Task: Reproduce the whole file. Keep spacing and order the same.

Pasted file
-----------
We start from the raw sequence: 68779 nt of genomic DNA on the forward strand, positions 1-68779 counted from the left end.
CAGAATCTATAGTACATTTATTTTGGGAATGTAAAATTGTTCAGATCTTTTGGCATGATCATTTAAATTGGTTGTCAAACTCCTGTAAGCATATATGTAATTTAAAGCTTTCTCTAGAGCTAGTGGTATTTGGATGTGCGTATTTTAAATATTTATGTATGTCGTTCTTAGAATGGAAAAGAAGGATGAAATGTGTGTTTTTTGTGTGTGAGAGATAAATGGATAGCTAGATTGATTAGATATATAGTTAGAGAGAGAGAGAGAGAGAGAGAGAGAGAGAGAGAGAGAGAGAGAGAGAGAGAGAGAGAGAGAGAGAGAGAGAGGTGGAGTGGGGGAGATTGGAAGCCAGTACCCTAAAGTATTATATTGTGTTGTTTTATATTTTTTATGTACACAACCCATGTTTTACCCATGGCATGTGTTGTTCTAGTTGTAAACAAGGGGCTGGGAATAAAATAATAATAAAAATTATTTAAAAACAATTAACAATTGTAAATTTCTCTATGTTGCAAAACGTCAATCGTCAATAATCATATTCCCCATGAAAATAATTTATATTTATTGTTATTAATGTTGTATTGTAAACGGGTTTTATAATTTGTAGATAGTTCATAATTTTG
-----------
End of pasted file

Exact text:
We start from the raw sequence: 68779 nt of genomic DNA on the forward strand, positions 1-68779 counted from the left end.
CAGAATCTATAGTACATTTATTTTGGGAATGTAAAATTGTTCAGATCTTTTGGCATGATCATTTAAATTGGTTGTCAAACTCCTGTAAGCATATATGTAATTTAAAGCTTTCTCTAGAGCTAGTGGTATTTGGATGTGCGTATTTTAAATATTTATGTATGTCGTTCTTAGAATGGAAAAGAAGGATGAAATGTGTGTTTTTTGTGTGTGAGAGATAAATGGATAGCTAGATTGATTAGATATATAGTTAGAGAGAGAGAGAGAGAGAGAGAGAGAGAGAGAGAGAGAGAGAGAGAGAGAGAGAGAGAGAGAGAGAGAGAGAGGTGGAGTGGGGGAGATTGGAAGCCAGTACCCTAAAGTATTATATTGTGTTGTTTTATATTTTTTATGTACACAACCCATGTTTTACCCATGGCATGTGTTGTTCTAGTTGTAAACAAGGGGCTGGGAATAAAATAATAATAAAAATTATTTAAAAACAATTAACAATTGTAAATTTCTCTATGTTGCAAAACGTCAATCGTCAATAATCATATTCCCCATGAAAATAATTTATATTTATTGTTATTAATGTTGTATTGTAAACGGGTTTTATAATTTGTAGATAGTTCATAATTTTG